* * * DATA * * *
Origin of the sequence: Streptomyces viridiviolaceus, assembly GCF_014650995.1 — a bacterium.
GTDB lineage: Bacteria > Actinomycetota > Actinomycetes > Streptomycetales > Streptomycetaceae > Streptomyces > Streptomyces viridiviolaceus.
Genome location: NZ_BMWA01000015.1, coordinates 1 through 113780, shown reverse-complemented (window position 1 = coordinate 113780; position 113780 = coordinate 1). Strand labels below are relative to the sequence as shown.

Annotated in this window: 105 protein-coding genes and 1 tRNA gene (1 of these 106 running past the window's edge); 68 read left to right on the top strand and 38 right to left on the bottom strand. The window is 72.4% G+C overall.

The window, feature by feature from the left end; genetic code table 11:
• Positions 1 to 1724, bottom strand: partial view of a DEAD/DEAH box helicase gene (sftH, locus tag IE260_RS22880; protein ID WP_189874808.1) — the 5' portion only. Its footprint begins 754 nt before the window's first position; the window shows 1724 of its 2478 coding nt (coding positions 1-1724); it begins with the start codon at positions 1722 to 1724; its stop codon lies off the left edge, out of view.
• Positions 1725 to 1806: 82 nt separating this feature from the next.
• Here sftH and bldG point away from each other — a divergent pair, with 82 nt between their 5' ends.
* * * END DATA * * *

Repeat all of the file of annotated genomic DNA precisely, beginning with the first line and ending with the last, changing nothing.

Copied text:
Origin of the sequence: Streptomyces viridiviolaceus, assembly GCF_014650995.1 — a bacterium.
GTDB lineage: Bacteria > Actinomycetota > Actinomycetes > Streptomycetales > Streptomycetaceae > Streptomyces > Streptomyces viridiviolaceus.
Genome location: NZ_BMWA01000015.1, coordinates 1 through 113780, shown reverse-complemented (window position 1 = coordinate 113780; position 113780 = coordinate 1). Strand labels below are relative to the sequence as shown.

Annotated in this window: 105 protein-coding genes and 1 tRNA gene (1 of these 106 running past the window's edge); 68 read left to right on the top strand and 38 right to left on the bottom strand. The window is 72.4% G+C overall.

The window, feature by feature from the left end; genetic code table 11:
• Positions 1 to 1724, bottom strand: partial view of a DEAD/DEAH box helicase gene (sftH, locus tag IE260_RS22880; protein ID WP_189874808.1) — the 5' portion only. Its footprint begins 754 nt before the window's first position; the window shows 1724 of its 2478 coding nt (coding positions 1-1724); it begins with the start codon at positions 1722 to 1724; its stop codon lies off the left edge, out of view.
• Positions 1725 to 1806: 82 nt separating this feature from the next.
• Here sftH and bldG point away from each other — a divergent pair, with 82 nt between their 5' ends.